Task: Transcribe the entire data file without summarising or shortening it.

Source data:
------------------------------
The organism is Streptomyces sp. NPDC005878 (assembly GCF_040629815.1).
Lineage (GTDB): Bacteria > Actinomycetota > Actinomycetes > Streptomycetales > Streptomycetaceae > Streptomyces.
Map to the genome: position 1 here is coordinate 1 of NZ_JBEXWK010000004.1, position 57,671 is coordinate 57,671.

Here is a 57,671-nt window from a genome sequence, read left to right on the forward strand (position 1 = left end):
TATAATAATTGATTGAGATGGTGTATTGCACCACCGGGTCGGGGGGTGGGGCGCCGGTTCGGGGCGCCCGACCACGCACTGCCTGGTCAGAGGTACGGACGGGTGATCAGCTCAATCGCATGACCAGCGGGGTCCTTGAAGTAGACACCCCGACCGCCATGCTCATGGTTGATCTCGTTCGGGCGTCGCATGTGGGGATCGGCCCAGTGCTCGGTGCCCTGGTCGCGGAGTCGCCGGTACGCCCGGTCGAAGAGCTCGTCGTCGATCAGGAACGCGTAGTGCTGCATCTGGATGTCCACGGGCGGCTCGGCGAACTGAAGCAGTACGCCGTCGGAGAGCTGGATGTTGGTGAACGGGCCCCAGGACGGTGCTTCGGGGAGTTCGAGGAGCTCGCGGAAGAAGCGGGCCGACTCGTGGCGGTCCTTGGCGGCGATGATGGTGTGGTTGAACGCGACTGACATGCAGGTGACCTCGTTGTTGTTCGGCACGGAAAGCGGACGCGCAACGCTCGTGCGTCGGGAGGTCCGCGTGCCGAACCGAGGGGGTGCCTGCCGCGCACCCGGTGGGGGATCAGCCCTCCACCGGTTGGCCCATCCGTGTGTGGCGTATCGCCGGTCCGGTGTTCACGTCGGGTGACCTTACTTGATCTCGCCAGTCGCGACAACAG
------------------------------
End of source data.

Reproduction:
The organism is Streptomyces sp. NPDC005878 (assembly GCF_040629815.1).
Lineage (GTDB): Bacteria > Actinomycetota > Actinomycetes > Streptomycetales > Streptomycetaceae > Streptomyces.
Map to the genome: position 1 here is coordinate 1 of NZ_JBEXWK010000004.1, position 57,671 is coordinate 57,671.

Here is a 57,671-nt window from a genome sequence, read left to right on the forward strand (position 1 = left end):
TATAATAATTGATTGAGATGGTGTATTGCACCACCGGGTCGGGGGGTGGGGCGCCGGTTCGGGGCGCCCGACCACGCACTGCCTGGTCAGAGGTACGGACGGGTGATCAGCTCAATCGCATGACCAGCGGGGTCCTTGAAGTAGACACCCCGACCGCCATGCTCATGGTTGATCTCGTTCGGGCGTCGCATGTGGGGATCGGCCCAGTGCTCGGTGCCCTGGTCGCGGAGTCGCCGGTACGCCCGGTCGAAGAGCTCGTCGTCGATCAGGAACGCGTAGTGCTGCATCTGGATGTCCACGGGCGGCTCGGCGAACTGAAGCAGTACGCCGTCGGAGAGCTGGATGTTGGTGAACGGGCCCCAGGACGGTGCTTCGGGGAGTTCGAGGAGCTCGCGGAAGAAGCGGGCCGACTCGTGGCGGTCCTTGGCGGCGATGATGGTGTGGTTGAACGCGACTGACATGCAGGTGACCTCGTTGTTGTTCGGCACGGAAAGCGGACGCGCAACGCTCGTGCGTCGGGAGGTCCGCGTGCCGAACCGAGGGGGTGCCTGCCGCGCACCCGGTGGGGGATCAGCCCTCCACCGGTTGGCCCATCCGTGTGTGGCGTATCGCCGGTCCGGTGTTCACGTCGGGTGACCTTACTTGATCTCGCCAGTCGCGACAACAG